I'd been living in my new neighborhood for four months, two of which were exceptionally cold. I still hadn't met most of my neighbors, so I was made more a stranger by my habit of sifting through rubble (sometimes in the rain) and driving slowly down the alley with a heavy load of house parts weighing down,and hanging out of, my Focus.
Eventually I met Joe and his wife, and they were very friendly and encouraged me to take it all away. After months in a pile, the site was finally cleaned a few weeks ago. You'd hardly know that something had stood that ground for close to a century.
...and this is how we met. (don't worry, it's brief)
Now the back yard is filled with old timbers, a few dozen bricks, lined with 10" trim and sash windows...and big.ass.art projects. Because if you're going to drag a house down an alley, you should do something big with it, right?
I'll spare you the 7 minute video of me scrubbing mold and dislodging multiple species of insects and their larvae, but rest assured that it exists. Also rest assured that, as a time lapse, I spent far more than 7 minutes in those particular tasks. They were easily the most arduous, but they made the rest of it more of a joy to execute.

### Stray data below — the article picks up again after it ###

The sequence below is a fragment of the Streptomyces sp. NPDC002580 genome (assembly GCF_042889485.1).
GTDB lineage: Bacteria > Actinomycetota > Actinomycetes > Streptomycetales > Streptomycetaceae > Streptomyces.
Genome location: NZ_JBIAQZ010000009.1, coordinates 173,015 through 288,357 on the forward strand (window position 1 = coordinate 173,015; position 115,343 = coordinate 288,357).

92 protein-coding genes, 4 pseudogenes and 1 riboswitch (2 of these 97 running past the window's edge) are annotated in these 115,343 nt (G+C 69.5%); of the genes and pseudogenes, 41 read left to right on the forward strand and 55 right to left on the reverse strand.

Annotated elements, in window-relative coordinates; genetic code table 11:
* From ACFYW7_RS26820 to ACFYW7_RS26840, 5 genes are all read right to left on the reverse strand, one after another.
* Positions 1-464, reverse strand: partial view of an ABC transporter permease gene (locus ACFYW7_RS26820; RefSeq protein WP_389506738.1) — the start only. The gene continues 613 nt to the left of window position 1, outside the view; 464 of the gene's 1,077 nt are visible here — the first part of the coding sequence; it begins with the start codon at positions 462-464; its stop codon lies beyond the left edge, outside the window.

All the lath, lapboards and trim are from the above property on Grove. Eight pieces of the tongue and groove also came from that same pile. The remaining 10 tng came from various porches and fences. The 2x4s were pulled from a construction dumpster near a downtown development. The remaining ply and board lengths were found behind an electronics company that frequently receives large items in crates.
Here's a little step by step on how I put it all together.
The final piece is roughly 8x6. It's first job will be as the backdrop in a photo booth at a wedding. It's storage is still in question.
Now to finish the other one that's hiding under that tarp...
ps. I would like to thank the Shiloh Baptist Church for their decision to raze the property. From that aged wreckage, something new was born.